This summer I will spend eight weeks at the Bamfield Marine Station, which is located on the open ocean side of Southern Vancouver Island, British Columbia. Along with three of my students, I plan to study the predator-prey interactions between killer whales and salmon under laboratory conditions and then travel to Northern Vancouver Island where we hope to record killer whales foraging on salmon in the wild. From this research we hope to discover some of the cues used by salmon to detect killer whales, how detection of a predator translates into adaptive antipredatory behavior, whether learning plays a role in this behavior, and how loud noise might influence that adaptive behavior. I am looking forward to the experience as I have had a deep fascination and love for the ocean and marine mammals my whole life. For me, nothing is more thrilling than to be in my 15-foot inflatable boat when a killer whale or a humpback whale surfaces less than 20 feet away. I love working with aquatic animals and seeing them in the wild, but how did all of this happen? After all, I teach at Southwestern University, a small, private liberal arts college in central Texas. The route I took to get here, as you will see, was circuitous. But, by my telling you this story, you may discover something important about the choices you make.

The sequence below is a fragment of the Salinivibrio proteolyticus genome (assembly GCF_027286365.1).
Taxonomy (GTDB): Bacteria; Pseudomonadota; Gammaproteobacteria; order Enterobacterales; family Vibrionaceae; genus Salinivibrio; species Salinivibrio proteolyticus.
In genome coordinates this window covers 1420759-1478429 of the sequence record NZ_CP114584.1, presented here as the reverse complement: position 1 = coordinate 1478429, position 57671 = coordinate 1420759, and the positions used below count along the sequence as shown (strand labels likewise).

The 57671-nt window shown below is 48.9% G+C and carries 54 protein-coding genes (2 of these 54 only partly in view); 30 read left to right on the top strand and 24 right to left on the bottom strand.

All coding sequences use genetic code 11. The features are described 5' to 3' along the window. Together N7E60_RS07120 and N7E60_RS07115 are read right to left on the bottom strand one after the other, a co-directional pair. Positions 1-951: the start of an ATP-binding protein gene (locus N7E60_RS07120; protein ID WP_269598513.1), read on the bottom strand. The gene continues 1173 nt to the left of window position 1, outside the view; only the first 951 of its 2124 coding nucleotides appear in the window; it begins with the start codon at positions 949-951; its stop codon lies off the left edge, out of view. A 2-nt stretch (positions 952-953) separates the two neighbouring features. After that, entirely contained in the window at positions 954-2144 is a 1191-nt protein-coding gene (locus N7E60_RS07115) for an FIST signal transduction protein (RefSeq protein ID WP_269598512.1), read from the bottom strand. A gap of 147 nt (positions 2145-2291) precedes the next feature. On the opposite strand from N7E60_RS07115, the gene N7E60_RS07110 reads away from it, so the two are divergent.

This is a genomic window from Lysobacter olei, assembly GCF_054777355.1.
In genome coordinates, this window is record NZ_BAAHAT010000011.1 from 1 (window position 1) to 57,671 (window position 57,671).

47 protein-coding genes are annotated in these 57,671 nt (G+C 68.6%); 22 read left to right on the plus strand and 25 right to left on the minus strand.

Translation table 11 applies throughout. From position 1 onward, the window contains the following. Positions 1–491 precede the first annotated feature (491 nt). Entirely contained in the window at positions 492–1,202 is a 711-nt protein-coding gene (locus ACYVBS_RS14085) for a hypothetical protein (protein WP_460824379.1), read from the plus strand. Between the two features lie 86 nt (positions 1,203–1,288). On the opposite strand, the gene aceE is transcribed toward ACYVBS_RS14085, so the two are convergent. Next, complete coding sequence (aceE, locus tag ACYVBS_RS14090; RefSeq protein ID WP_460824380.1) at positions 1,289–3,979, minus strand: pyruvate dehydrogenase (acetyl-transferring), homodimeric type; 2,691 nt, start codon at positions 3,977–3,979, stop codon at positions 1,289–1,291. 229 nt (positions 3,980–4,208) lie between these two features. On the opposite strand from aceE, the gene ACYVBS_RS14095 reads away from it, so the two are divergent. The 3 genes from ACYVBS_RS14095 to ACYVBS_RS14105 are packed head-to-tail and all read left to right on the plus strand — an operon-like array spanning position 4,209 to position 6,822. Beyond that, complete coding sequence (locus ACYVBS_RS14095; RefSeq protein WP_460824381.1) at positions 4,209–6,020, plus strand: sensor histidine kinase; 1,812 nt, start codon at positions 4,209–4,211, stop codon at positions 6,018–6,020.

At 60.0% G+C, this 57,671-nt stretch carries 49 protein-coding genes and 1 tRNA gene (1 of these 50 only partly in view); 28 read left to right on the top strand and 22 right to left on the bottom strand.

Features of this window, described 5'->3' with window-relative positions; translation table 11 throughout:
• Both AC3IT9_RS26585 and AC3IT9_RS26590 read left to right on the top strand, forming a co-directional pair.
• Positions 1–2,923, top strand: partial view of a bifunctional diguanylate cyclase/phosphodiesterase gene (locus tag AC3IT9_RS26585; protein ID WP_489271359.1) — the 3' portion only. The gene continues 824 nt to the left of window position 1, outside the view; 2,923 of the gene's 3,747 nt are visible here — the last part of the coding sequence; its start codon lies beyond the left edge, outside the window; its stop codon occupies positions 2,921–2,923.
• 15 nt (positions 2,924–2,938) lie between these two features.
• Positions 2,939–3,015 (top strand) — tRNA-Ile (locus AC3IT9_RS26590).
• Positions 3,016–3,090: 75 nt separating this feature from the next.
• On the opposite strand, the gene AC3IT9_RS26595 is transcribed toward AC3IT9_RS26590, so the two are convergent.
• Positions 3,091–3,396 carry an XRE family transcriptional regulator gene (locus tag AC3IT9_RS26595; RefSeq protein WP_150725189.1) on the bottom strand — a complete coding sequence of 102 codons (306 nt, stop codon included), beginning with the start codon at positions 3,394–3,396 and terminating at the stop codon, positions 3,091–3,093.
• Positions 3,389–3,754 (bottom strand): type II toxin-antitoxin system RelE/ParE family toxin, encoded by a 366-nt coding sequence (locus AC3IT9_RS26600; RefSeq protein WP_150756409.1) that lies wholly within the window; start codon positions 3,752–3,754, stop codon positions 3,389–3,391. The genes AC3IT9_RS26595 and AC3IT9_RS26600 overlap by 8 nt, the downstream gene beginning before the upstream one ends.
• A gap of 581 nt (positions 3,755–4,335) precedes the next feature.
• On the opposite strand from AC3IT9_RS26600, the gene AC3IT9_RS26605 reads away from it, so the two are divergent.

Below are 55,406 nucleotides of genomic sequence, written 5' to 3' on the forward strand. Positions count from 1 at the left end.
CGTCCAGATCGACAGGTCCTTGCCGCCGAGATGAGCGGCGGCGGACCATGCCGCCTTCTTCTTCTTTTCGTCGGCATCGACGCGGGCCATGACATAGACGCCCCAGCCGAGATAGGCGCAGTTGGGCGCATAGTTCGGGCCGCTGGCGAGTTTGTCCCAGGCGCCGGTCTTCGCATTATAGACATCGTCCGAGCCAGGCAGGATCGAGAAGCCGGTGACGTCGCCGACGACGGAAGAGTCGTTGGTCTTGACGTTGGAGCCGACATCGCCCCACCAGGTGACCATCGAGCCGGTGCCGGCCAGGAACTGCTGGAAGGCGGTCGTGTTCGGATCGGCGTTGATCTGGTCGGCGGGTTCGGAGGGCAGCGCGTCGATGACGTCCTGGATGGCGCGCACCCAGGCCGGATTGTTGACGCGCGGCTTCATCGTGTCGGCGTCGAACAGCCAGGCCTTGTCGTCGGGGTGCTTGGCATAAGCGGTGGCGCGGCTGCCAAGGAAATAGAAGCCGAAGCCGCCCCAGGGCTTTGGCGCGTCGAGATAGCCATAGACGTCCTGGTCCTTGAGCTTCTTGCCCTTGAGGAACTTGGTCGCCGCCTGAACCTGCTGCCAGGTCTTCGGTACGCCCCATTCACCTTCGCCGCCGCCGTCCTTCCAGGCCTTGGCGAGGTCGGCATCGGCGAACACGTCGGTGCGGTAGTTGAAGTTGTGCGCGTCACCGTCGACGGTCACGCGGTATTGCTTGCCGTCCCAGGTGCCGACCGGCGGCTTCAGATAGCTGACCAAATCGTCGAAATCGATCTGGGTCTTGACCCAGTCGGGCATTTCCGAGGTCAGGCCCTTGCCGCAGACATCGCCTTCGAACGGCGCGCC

When I was in high school, my biology teacher told me that I should not go into marine biology because it was very difficult to get a job in the field. He advised me to obtain a bachelor's degree in physics and then go on to graduate school in physical oceanography. After a year at the Colorado School of Mines, it was clear to me that I was not going to finish a major in physics, and I transferred to Colorado State University to become a psychology major. (I knew at the time that I wanted to be something that started with a P.) I enjoyed my introductory psychology course and my first course in experimental psychology. When I learned that one could study animal learning and behavior with a psychology degree, I knew I had found my niche.
I began working with rats in my sophomore year in Dr. Henry A. Cross's animal learning laboratory and continued to run rats and work in his lab for seven years. In my first year in graduate school, I developed an allergy to rats, and for four years I wore a mask, gloves, and lab coat and took shots whenever I was in the lab. When I was finishing my PhD at Colorado State University, I began applying for jobs. The job market was tight in 1978, and I applied for every job for which I was even remotely qualified. One opening of interest was at Southwestern University where, the ad claimed, they were looking for a human experimental psychologist. Being human, I applied. Because all of my research had been with animal subjects, I was not surprised when after a few months I received a letter of rejection from Southwestern University. I was surprised when several months after that I received a call from the department chair at Southwestern asking me if I were still interested in the position. I was, and I went for an interview in June 1978.